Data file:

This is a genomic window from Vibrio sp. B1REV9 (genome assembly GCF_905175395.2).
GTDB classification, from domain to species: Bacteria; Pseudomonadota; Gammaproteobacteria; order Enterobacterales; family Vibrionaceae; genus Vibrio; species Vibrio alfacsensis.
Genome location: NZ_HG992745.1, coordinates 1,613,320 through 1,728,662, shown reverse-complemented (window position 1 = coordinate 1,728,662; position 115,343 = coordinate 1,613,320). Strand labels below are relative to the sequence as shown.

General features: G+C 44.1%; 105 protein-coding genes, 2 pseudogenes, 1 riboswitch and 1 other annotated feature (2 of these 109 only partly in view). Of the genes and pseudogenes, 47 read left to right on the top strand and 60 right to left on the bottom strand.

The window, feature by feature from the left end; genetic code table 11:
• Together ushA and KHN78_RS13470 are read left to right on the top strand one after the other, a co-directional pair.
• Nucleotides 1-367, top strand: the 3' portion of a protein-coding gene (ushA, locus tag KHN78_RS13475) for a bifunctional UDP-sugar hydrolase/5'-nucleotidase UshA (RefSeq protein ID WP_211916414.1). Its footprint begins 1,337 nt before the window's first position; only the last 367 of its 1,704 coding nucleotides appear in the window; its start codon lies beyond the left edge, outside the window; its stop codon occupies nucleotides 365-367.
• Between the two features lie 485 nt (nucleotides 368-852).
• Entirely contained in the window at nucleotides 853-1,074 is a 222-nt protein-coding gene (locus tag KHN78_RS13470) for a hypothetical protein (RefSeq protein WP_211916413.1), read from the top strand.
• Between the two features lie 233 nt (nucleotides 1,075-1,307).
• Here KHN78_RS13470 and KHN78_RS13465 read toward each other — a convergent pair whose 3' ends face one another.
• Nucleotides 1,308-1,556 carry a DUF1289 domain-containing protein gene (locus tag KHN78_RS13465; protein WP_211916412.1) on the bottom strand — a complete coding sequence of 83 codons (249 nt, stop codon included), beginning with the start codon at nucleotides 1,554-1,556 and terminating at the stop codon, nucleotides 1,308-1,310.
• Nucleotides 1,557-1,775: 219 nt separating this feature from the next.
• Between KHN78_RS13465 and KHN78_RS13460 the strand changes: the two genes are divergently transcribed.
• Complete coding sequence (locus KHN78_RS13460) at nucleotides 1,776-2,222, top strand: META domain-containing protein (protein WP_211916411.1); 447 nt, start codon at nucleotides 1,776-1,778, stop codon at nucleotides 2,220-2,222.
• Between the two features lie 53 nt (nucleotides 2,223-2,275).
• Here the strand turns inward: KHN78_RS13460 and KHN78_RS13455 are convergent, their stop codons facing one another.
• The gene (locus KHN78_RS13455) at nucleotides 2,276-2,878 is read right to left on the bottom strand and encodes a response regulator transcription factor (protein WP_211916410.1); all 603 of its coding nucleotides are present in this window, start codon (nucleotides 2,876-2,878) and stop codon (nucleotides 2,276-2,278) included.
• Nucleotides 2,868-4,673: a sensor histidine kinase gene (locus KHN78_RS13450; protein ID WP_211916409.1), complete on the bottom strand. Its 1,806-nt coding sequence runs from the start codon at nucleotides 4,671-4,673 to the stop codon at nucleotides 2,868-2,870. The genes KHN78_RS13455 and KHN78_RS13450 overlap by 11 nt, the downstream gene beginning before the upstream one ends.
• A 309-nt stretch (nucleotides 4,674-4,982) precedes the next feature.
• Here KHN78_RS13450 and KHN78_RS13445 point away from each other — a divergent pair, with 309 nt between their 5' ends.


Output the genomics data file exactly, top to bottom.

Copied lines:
This is a genomic window from Vibrio sp. B1REV9 (genome assembly GCF_905175395.2).
GTDB classification, from domain to species: Bacteria; Pseudomonadota; Gammaproteobacteria; order Enterobacterales; family Vibrionaceae; genus Vibrio; species Vibrio alfacsensis.
Genome location: NZ_HG992745.1, coordinates 1,613,320 through 1,728,662, shown reverse-complemented (window position 1 = coordinate 1,728,662; position 115,343 = coordinate 1,613,320). Strand labels below are relative to the sequence as shown.

General features: G+C 44.1%; 105 protein-coding genes, 2 pseudogenes, 1 riboswitch and 1 other annotated feature (2 of these 109 only partly in view). Of the genes and pseudogenes, 47 read left to right on the top strand and 60 right to left on the bottom strand.

The window, feature by feature from the left end; genetic code table 11:
• Together ushA and KHN78_RS13470 are read left to right on the top strand one after the other, a co-directional pair.
• Nucleotides 1-367, top strand: the 3' portion of a protein-coding gene (ushA, locus tag KHN78_RS13475) for a bifunctional UDP-sugar hydrolase/5'-nucleotidase UshA (RefSeq protein ID WP_211916414.1). Its footprint begins 1,337 nt before the window's first position; only the last 367 of its 1,704 coding nucleotides appear in the window; its start codon lies beyond the left edge, outside the window; its stop codon occupies nucleotides 365-367.
• Between the two features lie 485 nt (nucleotides 368-852).
• Entirely contained in the window at nucleotides 853-1,074 is a 222-nt protein-coding gene (locus tag KHN78_RS13470) for a hypothetical protein (RefSeq protein WP_211916413.1), read from the top strand.
• Between the two features lie 233 nt (nucleotides 1,075-1,307).
• Here KHN78_RS13470 and KHN78_RS13465 read toward each other — a convergent pair whose 3' ends face one another.
• Nucleotides 1,308-1,556 carry a DUF1289 domain-containing protein gene (locus tag KHN78_RS13465; protein WP_211916412.1) on the bottom strand — a complete coding sequence of 83 codons (249 nt, stop codon included), beginning with the start codon at nucleotides 1,554-1,556 and terminating at the stop codon, nucleotides 1,308-1,310.
• Nucleotides 1,557-1,775: 219 nt separating this feature from the next.
• Between KHN78_RS13465 and KHN78_RS13460 the strand changes: the two genes are divergently transcribed.
• Complete coding sequence (locus KHN78_RS13460) at nucleotides 1,776-2,222, top strand: META domain-containing protein (protein WP_211916411.1); 447 nt, start codon at nucleotides 1,776-1,778, stop codon at nucleotides 2,220-2,222.
• Between the two features lie 53 nt (nucleotides 2,223-2,275).
• Here the strand turns inward: KHN78_RS13460 and KHN78_RS13455 are convergent, their stop codons facing one another.
• The gene (locus KHN78_RS13455) at nucleotides 2,276-2,878 is read right to left on the bottom strand and encodes a response regulator transcription factor (protein WP_211916410.1); all 603 of its coding nucleotides are present in this window, start codon (nucleotides 2,876-2,878) and stop codon (nucleotides 2,276-2,278) included.
• Nucleotides 2,868-4,673: a sensor histidine kinase gene (locus KHN78_RS13450; protein ID WP_211916409.1), complete on the bottom strand. Its 1,806-nt coding sequence runs from the start codon at nucleotides 4,671-4,673 to the stop codon at nucleotides 2,868-2,870. The genes KHN78_RS13455 and KHN78_RS13450 overlap by 11 nt, the downstream gene beginning before the upstream one ends.
• A 309-nt stretch (nucleotides 4,674-4,982) precedes the next feature.
• Here KHN78_RS13450 and KHN78_RS13445 point away from each other — a divergent pair, with 309 nt between their 5' ends.